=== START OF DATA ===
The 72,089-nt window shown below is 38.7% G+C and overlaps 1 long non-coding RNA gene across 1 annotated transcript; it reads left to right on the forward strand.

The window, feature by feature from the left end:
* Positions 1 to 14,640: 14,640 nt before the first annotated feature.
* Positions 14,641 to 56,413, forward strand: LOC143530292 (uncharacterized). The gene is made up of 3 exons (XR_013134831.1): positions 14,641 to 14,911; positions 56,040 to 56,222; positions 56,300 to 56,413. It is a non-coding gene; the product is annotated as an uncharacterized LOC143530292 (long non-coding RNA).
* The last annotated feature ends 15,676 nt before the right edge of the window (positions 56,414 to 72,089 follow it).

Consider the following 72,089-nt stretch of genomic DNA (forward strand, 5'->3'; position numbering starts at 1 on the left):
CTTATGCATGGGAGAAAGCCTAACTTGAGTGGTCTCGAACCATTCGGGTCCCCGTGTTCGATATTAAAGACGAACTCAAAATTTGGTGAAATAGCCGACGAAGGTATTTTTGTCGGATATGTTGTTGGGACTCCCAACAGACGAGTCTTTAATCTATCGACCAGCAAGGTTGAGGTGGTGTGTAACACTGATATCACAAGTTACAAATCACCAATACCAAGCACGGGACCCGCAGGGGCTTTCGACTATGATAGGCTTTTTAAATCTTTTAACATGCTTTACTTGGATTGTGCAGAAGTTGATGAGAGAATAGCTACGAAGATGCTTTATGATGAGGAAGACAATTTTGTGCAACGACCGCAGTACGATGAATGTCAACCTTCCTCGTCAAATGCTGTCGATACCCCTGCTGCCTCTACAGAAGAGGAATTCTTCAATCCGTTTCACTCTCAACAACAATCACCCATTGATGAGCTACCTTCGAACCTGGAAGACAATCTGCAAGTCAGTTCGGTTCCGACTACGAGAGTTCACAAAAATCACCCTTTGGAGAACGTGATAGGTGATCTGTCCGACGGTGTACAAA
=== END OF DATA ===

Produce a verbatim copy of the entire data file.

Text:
The 72,089-nt window shown below is 38.7% G+C and overlaps 1 long non-coding RNA gene across 1 annotated transcript; it reads left to right on the forward strand.

The window, feature by feature from the left end:
* Positions 1 to 14,640: 14,640 nt before the first annotated feature.
* Positions 14,641 to 56,413, forward strand: LOC143530292 (uncharacterized). The gene is made up of 3 exons (XR_013134831.1): positions 14,641 to 14,911; positions 56,040 to 56,222; positions 56,300 to 56,413. It is a non-coding gene; the product is annotated as an uncharacterized LOC143530292 (long non-coding RNA).
* The last annotated feature ends 15,676 nt before the right edge of the window (positions 56,414 to 72,089 follow it).

Consider the following 72,089-nt stretch of genomic DNA (forward strand, 5'->3'; position numbering starts at 1 on the left):
CTTATGCATGGGAGAAAGCCTAACTTGAGTGGTCTCGAACCATTCGGGTCCCCGTGTTCGATATTAAAGACGAACTCAAAATTTGGTGAAATAGCCGACGAAGGTATTTTTGTCGGATATGTTGTTGGGACTCCCAACAGACGAGTCTTTAATCTATCGACCAGCAAGGTTGAGGTGGTGTGTAACACTGATATCACAAGTTACAAATCACCAATACCAAGCACGGGACCCGCAGGGGCTTTCGACTATGATAGGCTTTTTAAATCTTTTAACATGCTTTACTTGGATTGTGCAGAAGTTGATGAGAGAATAGCTACGAAGATGCTTTATGATGAGGAAGACAATTTTGTGCAACGACCGCAGTACGATGAATGTCAACCTTCCTCGTCAAATGCTGTCGATACCCCTGCTGCCTCTACAGAAGAGGAATTCTTCAATCCGTTTCACTCTCAACAACAATCACCCATTGATGAGCTACCTTCGAACCTGGAAGACAATCTGCAAGTCAGTTCGGTTCCGACTACGAGAGTTCACAAAAATCACCCTTTGGAGAACGTGATAGGTGATCTGTCCGACGGTGTACAAA